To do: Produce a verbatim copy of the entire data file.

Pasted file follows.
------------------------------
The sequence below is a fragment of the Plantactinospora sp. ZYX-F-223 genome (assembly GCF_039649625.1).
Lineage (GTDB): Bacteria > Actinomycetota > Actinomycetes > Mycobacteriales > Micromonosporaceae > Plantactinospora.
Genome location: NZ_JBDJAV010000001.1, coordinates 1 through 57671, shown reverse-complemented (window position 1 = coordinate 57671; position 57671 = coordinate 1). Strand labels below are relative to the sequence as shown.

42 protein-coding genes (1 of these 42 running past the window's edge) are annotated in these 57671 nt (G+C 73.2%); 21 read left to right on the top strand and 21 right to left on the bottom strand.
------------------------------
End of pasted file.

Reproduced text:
The sequence below is a fragment of the Plantactinospora sp. ZYX-F-223 genome (assembly GCF_039649625.1).
Lineage (GTDB): Bacteria > Actinomycetota > Actinomycetes > Mycobacteriales > Micromonosporaceae > Plantactinospora.
Genome location: NZ_JBDJAV010000001.1, coordinates 1 through 57671, shown reverse-complemented (window position 1 = coordinate 57671; position 57671 = coordinate 1). Strand labels below are relative to the sequence as shown.

42 protein-coding genes (1 of these 42 running past the window's edge) are annotated in these 57671 nt (G+C 73.2%); 21 read left to right on the top strand and 21 right to left on the bottom strand.